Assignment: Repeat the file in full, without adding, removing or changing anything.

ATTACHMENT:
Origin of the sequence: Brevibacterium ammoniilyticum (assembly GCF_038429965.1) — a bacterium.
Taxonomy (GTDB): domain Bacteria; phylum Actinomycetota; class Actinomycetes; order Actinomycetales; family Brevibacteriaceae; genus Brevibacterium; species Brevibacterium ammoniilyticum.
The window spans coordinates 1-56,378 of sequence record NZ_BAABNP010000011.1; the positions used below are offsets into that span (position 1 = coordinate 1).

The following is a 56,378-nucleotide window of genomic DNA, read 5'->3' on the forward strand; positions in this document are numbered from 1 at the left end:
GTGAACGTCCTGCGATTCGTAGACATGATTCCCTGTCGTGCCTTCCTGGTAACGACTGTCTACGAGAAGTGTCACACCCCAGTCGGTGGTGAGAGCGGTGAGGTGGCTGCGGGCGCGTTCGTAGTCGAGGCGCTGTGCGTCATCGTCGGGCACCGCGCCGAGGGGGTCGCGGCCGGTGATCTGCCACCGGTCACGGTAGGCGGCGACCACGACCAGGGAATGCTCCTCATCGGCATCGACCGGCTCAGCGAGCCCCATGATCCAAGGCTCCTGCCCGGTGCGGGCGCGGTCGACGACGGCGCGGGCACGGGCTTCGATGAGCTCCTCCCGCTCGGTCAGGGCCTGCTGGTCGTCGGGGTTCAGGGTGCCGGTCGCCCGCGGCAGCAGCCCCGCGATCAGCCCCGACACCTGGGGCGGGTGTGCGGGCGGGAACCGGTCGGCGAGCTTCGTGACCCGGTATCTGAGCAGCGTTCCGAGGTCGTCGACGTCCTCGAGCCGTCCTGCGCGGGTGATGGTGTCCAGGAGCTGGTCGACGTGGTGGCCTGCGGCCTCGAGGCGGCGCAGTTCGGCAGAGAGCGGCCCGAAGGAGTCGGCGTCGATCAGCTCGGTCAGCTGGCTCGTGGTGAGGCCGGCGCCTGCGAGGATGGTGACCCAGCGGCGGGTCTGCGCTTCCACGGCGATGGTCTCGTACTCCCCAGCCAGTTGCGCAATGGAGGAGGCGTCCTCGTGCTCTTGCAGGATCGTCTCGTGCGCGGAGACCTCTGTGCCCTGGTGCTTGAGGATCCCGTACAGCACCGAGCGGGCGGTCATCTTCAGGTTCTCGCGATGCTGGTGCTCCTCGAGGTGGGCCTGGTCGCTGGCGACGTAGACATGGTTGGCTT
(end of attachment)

Origin of the sequence: Brevibacterium ammoniilyticum (assembly GCF_038429965.1) — a bacterium.
Taxonomy (GTDB): domain Bacteria; phylum Actinomycetota; class Actinomycetes; order Actinomycetales; family Brevibacteriaceae; genus Brevibacterium; species Brevibacterium ammoniilyticum.
The window spans coordinates 1-56,378 of sequence record NZ_BAABNP010000011.1; the positions used below are offsets into that span (position 1 = coordinate 1).

The following is a 56,378-nucleotide window of genomic DNA, read 5'->3' on the forward strand; positions in this document are numbered from 1 at the left end:
GTGAACGTCCTGCGATTCGTAGACATGATTCCCTGTCGTGCCTTCCTGGTAACGACTGTCTACGAGAAGTGTCACACCCCAGTCGGTGGTGAGAGCGGTGAGGTGGCTGCGGGCGCGTTCGTAGTCGAGGCGCTGTGCGTCATCGTCGGGCACCGCGCCGAGGGGGTCGCGGCCGGTGATCTGCCACCGGTCACGGTAGGCGGCGACCACGACCAGGGAATGCTCCTCATCGGCATCGACCGGCTCAGCGAGCCCCATGATCCAAGGCTCCTGCCCGGTGCGGGCGCGGTCGACGACGGCGCGGGCACGGGCTTCGATGAGCTCCTCCCGCTCGGTCAGGGCCTGCTGGTCGTCGGGGTTCAGGGTGCCGGTCGCCCGCGGCAGCAGCCCCGCGATCAGCCCCGACACCTGGGGCGGGTGTGCGGGCGGGAACCGGTCGGCGAGCTTCGTGACCCGGTATCTGAGCAGCGTTCCGAGGTCGTCGACGTCCTCGAGCCGTCCTGCGCGGGTGATGGTGTCCAGGAGCTGGTCGACGTGGTGGCCTGCGGCCTCGAGGCGGCGCAGTTCGGCAGAGAGCGGCCCGAAGGAGTCGGCGTCGATCAGCTCGGTCAGCTGGCTCGTGGTGAGGCCGGCGCCTGCGAGGATGGTGACCCAGCGGCGGGTCTGCGCTTCCACGGCGATGGTCTCGTACTCCCCAGCCAGTTGCGCAATGGAGGAGGCGTCCTCGTGCTCTTGCAGGATCGTCTCGTGCGCGGAGACCTCTGTGCCCTGGTGCTTGAGGATCCCGTACAGCACCGAGCGGGCGGTCATCTTCAGGTTCTCGCGATGCTGGTGCTCCTCGAGGTGGGCCTGGTCGCTGGCGACGTAGACATGGTTGGCTT